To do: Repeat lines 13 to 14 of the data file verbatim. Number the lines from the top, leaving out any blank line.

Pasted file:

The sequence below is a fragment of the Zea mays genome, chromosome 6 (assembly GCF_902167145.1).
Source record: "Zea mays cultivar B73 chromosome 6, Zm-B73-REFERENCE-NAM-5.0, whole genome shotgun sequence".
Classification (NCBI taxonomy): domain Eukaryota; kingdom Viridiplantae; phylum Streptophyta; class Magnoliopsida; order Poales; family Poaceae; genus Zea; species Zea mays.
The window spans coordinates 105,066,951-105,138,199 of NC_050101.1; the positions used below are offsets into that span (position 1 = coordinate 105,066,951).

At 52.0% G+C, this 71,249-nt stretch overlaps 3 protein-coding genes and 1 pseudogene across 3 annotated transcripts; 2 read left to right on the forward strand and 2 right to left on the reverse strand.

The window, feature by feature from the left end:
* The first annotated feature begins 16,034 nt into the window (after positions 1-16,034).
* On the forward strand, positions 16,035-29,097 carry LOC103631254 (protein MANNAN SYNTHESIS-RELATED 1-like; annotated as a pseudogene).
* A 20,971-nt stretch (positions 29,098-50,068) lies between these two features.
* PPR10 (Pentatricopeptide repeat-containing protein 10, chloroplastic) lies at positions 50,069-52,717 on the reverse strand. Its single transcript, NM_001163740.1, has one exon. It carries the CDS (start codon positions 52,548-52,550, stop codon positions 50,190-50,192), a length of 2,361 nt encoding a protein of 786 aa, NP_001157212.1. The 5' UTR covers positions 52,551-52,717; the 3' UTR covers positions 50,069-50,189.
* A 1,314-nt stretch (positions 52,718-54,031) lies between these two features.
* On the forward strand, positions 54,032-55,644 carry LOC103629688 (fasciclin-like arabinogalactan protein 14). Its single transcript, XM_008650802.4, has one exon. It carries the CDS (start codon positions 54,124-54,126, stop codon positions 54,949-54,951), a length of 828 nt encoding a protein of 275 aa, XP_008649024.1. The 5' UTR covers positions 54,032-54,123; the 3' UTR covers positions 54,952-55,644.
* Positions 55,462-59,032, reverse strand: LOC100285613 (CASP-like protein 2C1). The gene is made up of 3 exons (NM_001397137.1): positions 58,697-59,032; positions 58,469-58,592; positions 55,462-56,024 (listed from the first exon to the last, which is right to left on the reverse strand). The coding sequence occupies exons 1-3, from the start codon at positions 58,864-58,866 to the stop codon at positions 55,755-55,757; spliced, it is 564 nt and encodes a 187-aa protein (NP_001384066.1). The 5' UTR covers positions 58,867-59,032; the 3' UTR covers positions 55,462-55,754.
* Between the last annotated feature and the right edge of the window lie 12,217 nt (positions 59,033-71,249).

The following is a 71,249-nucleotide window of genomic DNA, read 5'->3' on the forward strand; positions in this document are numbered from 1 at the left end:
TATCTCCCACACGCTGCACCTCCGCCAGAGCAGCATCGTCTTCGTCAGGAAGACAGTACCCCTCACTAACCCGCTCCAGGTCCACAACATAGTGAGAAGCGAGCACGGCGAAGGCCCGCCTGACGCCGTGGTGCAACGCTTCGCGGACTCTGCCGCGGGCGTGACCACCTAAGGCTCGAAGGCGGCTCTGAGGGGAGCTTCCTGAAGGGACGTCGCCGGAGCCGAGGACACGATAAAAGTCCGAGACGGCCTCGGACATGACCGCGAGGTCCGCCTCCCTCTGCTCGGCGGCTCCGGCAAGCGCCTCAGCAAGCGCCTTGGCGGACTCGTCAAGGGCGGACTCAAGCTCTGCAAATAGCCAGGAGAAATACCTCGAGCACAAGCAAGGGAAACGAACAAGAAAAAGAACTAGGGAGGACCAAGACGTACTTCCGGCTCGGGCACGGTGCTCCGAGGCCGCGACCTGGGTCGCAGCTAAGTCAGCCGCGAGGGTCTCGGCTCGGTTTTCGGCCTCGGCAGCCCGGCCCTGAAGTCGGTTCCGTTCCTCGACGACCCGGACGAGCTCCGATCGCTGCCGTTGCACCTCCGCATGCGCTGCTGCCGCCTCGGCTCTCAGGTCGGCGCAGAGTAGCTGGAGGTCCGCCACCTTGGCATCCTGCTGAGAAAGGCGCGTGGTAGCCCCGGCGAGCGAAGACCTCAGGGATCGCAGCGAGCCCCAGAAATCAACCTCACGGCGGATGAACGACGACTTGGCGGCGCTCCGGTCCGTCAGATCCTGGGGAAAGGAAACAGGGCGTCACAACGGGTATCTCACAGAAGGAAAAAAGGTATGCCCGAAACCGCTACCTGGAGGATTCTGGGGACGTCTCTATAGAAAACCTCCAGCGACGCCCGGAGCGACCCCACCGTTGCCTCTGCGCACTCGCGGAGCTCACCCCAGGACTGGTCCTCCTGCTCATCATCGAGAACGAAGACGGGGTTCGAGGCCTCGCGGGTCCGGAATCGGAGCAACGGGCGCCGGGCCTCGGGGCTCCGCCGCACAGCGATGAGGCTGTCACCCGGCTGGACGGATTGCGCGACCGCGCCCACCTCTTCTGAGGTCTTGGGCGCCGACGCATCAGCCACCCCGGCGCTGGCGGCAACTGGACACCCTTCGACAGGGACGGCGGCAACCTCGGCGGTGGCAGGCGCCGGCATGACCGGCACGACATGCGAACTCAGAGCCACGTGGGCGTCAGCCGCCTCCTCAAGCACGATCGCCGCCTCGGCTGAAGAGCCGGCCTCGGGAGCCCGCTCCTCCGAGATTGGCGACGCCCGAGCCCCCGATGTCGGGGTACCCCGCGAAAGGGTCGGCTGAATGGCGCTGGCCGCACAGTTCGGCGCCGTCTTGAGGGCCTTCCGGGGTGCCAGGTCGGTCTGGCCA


* Positions 55,462-59,032, reverse strand: LOC100285613 (CASP-like protein 2C1). The gene is made up of 3 exons (NM_001397137.1): positions 58,697-59,032; positions 58,469-58,592; positions 55,462-56,024 (listed from the first exon to the last, which is right to left on the reverse strand). The coding sequence occupies exons 1-3, from the start codon at positions 58,864-58,866 to the stop codon at positions 55,755-55,757; spliced, it is 564 nt and encodes a 187-aa protein (NP_001384066.1). The 5' UTR covers positions 58,867-59,032; the 3' UTR covers positions 55,462-55,754.
* Between the last annotated feature and the right edge of the window lie 12,217 nt (positions 59,033-71,249).